I patted the couch beside me, and for once he came and sat down.
He is usually nothing but movement, always going, going, going, and feeling him sitting motionless beside me was disconcerting. Even as a baby he was always on the go - crawling early, running before he walked. So busy, so many things to do and see.
He leaned into me and we sat there, talking about everything and nothing for the longest time. Inconsequential things, like something that happened at school and plans for the weekend, but for once neither of us felt the need to get up and DO something. We are alike that way. We both need to be moving or fidgeting or messing with something all the time, and neither of us likes to just sit. To just be. Our minds are constantly going a million miles an hour, and our bodies struggle to keep up.
I felt the weight of him against me, sturdy and somehow so much more substantial than I remembered him being, and it gave me a sense of the young man he is growing into. At nearly-eight-going-on-eighteen, he's in a weird place where things he loved just yesterday suddenly seem uncool, too "babyish" for today. Toys are being replaced by video games. Books read aloud are being replaced by harder, longer books that he reads to himself. My influence on how he dresses or fixes his hair or spends his time is fading, slowly fading. His need to spend hours regurgitating his day to me is nearly gone, and in many places and ways and things I've been replaced by his friends, who are a near constant influence in his life.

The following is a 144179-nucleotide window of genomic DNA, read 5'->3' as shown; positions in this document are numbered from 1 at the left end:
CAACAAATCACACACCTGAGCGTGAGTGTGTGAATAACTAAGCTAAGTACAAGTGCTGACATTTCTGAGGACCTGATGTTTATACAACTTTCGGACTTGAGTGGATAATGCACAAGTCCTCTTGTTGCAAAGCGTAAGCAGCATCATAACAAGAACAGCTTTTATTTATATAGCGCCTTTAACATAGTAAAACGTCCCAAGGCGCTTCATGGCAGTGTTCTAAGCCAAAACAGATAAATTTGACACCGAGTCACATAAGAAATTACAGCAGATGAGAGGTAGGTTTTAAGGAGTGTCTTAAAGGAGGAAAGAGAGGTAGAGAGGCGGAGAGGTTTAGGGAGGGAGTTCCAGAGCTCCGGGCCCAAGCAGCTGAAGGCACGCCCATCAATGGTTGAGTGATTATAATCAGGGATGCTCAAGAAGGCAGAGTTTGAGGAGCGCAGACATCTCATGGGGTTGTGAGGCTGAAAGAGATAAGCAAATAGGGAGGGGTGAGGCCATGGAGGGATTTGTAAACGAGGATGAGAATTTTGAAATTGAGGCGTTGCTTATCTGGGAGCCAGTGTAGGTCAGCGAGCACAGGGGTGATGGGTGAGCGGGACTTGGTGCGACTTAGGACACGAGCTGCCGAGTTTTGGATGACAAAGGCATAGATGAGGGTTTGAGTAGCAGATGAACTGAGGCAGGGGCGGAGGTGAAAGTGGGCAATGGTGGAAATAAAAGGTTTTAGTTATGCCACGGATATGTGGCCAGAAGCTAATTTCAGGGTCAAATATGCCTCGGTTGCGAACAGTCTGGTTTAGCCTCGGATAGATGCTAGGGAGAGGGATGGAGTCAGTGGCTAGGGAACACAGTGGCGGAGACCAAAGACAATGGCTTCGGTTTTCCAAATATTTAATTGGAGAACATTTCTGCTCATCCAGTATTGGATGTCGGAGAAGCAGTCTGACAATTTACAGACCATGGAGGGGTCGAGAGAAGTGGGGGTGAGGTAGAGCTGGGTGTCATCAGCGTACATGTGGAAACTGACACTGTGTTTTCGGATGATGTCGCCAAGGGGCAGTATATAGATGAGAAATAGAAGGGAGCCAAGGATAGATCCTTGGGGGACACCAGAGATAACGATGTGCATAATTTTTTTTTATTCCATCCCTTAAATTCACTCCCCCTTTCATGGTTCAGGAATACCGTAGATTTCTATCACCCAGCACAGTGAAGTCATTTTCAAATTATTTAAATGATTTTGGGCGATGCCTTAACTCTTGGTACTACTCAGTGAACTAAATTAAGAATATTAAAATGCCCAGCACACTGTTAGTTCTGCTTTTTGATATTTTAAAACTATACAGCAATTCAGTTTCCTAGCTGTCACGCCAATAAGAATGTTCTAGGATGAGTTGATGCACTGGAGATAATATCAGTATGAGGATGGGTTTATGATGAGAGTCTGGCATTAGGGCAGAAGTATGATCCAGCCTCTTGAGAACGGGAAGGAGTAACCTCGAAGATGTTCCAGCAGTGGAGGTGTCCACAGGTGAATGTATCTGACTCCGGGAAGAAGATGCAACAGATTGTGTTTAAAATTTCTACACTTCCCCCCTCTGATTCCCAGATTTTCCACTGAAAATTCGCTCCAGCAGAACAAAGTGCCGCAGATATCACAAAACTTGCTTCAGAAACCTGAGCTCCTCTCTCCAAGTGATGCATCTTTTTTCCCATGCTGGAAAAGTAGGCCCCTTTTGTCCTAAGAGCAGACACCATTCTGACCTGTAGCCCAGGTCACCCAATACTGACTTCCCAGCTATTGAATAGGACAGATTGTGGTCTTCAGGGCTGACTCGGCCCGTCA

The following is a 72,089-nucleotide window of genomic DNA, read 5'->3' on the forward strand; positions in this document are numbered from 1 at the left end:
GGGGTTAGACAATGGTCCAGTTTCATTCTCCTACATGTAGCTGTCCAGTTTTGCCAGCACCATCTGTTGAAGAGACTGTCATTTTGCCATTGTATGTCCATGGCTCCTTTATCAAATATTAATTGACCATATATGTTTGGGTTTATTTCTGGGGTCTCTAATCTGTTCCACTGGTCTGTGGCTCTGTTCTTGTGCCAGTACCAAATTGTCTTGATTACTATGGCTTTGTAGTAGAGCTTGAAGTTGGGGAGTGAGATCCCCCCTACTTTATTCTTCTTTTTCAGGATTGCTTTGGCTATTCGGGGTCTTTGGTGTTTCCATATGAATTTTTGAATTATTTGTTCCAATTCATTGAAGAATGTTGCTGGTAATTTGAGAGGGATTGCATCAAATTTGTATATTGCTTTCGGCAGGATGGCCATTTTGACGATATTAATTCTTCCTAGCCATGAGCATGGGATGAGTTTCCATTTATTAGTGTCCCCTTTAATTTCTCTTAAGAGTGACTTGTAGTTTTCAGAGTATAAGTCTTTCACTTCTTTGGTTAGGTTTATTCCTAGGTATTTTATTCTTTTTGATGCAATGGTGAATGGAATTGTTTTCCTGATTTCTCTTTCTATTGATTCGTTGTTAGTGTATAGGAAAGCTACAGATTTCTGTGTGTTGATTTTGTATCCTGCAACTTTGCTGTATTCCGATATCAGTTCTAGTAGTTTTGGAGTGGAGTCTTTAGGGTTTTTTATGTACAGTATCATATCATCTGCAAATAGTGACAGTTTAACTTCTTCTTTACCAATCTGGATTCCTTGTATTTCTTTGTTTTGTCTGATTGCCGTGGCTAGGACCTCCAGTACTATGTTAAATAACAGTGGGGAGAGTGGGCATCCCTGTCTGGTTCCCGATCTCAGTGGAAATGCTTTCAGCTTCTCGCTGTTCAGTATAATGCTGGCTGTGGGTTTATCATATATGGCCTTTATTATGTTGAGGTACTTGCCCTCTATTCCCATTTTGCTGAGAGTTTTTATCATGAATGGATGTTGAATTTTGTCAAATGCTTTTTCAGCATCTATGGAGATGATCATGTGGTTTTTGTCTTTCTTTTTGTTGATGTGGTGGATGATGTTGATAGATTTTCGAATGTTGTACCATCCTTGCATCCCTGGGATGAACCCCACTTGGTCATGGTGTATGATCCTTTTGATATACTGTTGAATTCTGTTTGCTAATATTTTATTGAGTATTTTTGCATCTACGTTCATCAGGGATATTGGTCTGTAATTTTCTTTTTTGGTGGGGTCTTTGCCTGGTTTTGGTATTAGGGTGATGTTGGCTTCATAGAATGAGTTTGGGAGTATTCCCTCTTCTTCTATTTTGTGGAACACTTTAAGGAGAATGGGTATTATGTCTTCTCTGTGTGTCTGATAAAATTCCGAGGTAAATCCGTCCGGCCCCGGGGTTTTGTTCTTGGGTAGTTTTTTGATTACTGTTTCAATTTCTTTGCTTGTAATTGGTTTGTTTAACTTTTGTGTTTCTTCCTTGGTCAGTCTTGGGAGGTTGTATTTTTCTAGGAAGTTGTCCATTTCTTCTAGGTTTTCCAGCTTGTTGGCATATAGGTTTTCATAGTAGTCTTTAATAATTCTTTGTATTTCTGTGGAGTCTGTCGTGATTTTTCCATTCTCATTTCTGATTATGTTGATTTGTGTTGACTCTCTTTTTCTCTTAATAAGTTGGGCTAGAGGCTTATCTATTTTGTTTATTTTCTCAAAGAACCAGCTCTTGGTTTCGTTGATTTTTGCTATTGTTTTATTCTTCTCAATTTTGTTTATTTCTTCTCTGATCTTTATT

And I know this is the way it should be.
But with him sitting there next to me, still so much a boy, MY boy, it's hard to reconcile. It's hard to reconcile that screaming baby, that defiant toddler, that active preschooler with this child who, sitting next to me on the couch, seems for all the world like someone he wasn't just yesterday.
He's outgrowing me. Just a little.
And I feel equal parts awe and terror at the prospect.